Apr 06

Bi Plane Airshow 69

Bi Plane Airshow 69Who are these two men near a biplane with a flyer for the Airshow in 1969.

photo by Kenn Knackstedt

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    • fred cuozzo on March 22, 2015 at 1:35 pm
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    In my last comment, I said Dick’s last name began with an R. It just came to me that his last name was Houston. Not sure of the spelling, but think this is right. Also, Jerry left Medford and went up to Alaska to be a bush plane pilot.

    1. Thanks for remembering Jerry Wruck’s name, Fred. I finally got up to Alaska in 1980 after I got my ATP, but maybe Jerry had left by then. I started flying for Bush Air, Inc., out in Bethel, and then came back to civilization and became an aviation insurance underwriter for USAIG/United States Aviation Underwriters and flew all over the entire state conducting aviation insurance underwriting inspections out of the Anchorage office. Alaska aviation is a small world — especially in aviation insurance — and just about every Alaskan’s Pilot History form crossed my desk up there, but I don’t recall bumping into Jerry up there. I wonder where he is now, or where that beautiful Meyers OTW is these days . . .

    • fred cuozzo on March 22, 2015 at 1:32 pm
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    The owner of this Meyers was Jerry Wruck, the one without helmet. The other person was Dick, and I can’t remember his last name. Dick was a local radio host and was the announcer for some of the early air shows that the local EAA Chapter 319 put on in Medford during the 70’s. I do remember Dick’s last name started with an R.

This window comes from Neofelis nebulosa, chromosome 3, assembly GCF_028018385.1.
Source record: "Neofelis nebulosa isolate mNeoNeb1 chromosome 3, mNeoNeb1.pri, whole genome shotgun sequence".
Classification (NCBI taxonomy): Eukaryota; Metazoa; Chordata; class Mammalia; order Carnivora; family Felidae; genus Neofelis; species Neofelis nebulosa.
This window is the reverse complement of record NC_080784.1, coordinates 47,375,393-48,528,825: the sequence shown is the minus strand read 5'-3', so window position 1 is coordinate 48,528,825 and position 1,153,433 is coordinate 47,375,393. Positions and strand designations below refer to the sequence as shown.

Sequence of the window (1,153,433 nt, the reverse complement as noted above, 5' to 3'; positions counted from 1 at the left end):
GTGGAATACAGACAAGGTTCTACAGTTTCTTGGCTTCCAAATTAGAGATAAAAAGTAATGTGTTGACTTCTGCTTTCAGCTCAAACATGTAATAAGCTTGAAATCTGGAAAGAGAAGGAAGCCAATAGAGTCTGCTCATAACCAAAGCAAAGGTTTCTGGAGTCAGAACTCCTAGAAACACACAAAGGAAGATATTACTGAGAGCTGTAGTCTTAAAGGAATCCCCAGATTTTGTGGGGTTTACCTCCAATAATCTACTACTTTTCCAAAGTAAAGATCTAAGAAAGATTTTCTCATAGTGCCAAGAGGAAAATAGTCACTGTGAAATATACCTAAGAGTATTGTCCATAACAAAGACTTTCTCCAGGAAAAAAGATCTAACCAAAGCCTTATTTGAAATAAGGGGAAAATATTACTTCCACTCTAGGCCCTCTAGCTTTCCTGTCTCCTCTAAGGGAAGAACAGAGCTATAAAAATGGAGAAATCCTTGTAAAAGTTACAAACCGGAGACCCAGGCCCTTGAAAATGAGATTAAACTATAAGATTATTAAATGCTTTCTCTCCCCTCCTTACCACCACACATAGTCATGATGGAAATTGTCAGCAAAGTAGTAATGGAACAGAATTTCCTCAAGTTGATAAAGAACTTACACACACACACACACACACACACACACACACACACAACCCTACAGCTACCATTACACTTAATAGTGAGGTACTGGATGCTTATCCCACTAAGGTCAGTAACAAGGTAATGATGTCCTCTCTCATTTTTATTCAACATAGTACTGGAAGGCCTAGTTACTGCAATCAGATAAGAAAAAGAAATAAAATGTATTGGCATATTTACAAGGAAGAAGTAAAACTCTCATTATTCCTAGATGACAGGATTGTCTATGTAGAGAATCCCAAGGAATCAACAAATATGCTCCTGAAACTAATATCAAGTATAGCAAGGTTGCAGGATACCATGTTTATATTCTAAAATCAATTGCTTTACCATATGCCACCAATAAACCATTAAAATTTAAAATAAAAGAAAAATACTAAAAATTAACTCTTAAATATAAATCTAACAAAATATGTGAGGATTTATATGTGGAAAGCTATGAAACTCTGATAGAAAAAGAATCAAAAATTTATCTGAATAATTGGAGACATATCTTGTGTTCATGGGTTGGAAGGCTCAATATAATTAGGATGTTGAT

• Max Guiley, Jr. on April 12, 2013 at 1:00 pm
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    I can’t remember the name of the owner (I DO recall he was a really nice guy, as most pilots are), but the biplane — which he usually kept hangared in Ashland around 1967 through 1969 when I was going to college and flying my Taylorcraft there — is a very rare Meyers OTW, built in hopes of capturing a military contract for trainers, but was never adopted. It had a Kinner 5-cylinder 160 horsepower radial engine with a VERY unique sound to it.

    Here’s a Wikipedia link on the Meyers OTW and its variously-powered models: http://en.wikipedia.org/wiki/Meyers_OTW

    Max Guiley, Jr.

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